We conducted this study to evaluate the final hearing levels in sudden deafness. Patients with sudden deafness treated at the Kitasato University Hospital between 1995 and 2004 were analyzed. The treatment effects were evaluated and compared with the results of the National Epidemiological Survey of the same patient group in Japan. The final hearing status of both the involved and uninvolved ears after the treatment were also analyzed. Complete recovery of hearing was noted in 44.1%, and persistent hearing loss in the involved ear was noted in 55.9% of the 646 patients; hearing loss of the uninvolved ear was also noted in 21.7% of the patients. 2.2% of the patients showed bilateral hearing loss by more than 40dB. After 1973, the hearing recovery rate in patients with deafness of sudden onset in Japan has gradually improved. However, even now, incomplete hearing recovery is observed in over 50% of patients with sudden deafness. In the 2001 National Epidemiological Survey, an estimated 35000 patients developed sudden deafness each year, of which 20000 are estimated to fall in the category of hearing handicapped. Sudden deafness predominantly involves subjects in their 50's; the patients can generally be expected to live for another 30 years or more years, which suggests that a significant number will suffer additional hearing loss.
A developmental checklist of auditory functions (Tanaka and Shindo) after newborn hearing screening was examined. The checklist was made from the developmental growth chart of a normal hearing group. The development of the unilateral hearing impairment group was within the range of the mean ±1SD of the normal growth chart. Development in the mild hearing impairment group was within the range of the mean ±2SD of the normal growth chart. Development in the severe and profound bilateral hearing impairment cases was outside the range of the mean ±2SD of the normal growth chart. Development in moderately severe hearing impairment cases was outside the range of the normal growth chart, whereas that in cases of psychomotor retardation associated with moderately severe hearing impairment was within the range of the mean ±2SD of the normal growth chart.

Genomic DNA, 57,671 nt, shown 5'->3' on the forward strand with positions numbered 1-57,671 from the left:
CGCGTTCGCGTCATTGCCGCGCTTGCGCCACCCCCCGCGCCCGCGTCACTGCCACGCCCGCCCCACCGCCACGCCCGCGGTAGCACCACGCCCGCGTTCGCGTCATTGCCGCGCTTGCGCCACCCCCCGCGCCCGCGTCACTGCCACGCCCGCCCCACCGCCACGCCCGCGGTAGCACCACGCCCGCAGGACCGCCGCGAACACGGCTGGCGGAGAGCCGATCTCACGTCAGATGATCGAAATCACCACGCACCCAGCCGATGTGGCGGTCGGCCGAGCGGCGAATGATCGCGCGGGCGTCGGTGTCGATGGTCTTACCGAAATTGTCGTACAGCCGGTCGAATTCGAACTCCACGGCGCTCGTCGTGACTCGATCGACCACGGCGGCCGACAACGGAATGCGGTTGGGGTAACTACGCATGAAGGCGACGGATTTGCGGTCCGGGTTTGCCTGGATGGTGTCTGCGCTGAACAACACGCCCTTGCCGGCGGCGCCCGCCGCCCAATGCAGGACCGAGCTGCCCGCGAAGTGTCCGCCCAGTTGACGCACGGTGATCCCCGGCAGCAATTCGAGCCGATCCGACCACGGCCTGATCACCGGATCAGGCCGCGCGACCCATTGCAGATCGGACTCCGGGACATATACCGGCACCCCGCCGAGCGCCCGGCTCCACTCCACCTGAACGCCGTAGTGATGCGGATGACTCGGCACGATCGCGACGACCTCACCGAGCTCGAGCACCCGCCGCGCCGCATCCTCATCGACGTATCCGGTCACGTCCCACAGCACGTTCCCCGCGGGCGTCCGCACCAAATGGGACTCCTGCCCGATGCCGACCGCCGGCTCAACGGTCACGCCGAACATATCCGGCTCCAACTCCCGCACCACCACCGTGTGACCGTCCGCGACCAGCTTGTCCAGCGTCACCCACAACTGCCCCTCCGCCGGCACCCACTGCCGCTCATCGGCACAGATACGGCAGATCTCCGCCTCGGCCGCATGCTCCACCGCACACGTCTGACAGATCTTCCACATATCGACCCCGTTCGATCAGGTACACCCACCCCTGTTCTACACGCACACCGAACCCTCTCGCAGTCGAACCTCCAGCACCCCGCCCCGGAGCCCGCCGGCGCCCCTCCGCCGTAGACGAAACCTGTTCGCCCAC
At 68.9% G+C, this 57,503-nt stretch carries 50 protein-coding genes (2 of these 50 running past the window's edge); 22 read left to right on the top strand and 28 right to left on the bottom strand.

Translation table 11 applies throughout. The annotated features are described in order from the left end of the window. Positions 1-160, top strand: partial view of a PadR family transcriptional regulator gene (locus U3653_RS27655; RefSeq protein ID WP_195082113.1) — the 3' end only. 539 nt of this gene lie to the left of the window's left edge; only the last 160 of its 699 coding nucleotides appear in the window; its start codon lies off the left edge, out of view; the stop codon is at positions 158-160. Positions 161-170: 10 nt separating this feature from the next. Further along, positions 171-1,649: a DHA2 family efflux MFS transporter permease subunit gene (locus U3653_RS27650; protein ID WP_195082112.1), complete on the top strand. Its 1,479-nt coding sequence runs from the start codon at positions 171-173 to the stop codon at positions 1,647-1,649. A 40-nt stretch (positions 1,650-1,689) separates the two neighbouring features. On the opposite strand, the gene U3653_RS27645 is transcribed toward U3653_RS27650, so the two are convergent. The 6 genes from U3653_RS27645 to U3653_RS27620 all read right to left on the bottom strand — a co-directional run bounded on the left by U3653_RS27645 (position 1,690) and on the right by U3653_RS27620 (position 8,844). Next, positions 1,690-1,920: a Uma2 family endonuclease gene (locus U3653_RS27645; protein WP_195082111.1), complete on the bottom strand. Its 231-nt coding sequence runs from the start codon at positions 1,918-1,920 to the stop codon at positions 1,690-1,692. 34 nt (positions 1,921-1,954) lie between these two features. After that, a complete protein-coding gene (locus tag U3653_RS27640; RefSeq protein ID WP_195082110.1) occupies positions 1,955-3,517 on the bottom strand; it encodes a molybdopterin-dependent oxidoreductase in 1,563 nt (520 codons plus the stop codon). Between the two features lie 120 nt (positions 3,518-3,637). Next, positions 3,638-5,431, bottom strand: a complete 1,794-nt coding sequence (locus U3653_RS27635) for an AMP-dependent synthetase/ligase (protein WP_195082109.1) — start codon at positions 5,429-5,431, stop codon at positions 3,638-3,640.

Tinnitus retraining therapy (TRT), which is adaptation therapy for tinnitus based on the neurophysiological model proposed by Jastreboff, consists of directive counseling and acoustic therapy with a sound generator (SG). The recommended treatment for patients with tinnitus associated with moderate to severe hearing loss is to provide TRT and to introduce noise from the outside to assist the patients in adapting to tinnitus, thus reducing the annoying buzzing sensation in the ear. It was considered that TRT with an SG-equipped hearing aid, which provides not only noise from the outside through the hearing aid, but also therapeutic sounds generated by the SG, may be more effective in improving tinnitus symptoms. Of 183 patients (102 males and 81 females) who presented at our outpatient clinic for the treatment of tinnitus and hearing loss during the five-year period from April 2004 to March 2009 and received TRT, two patients improvement in tinnitus after TRT with an SG-equipped hearing aid.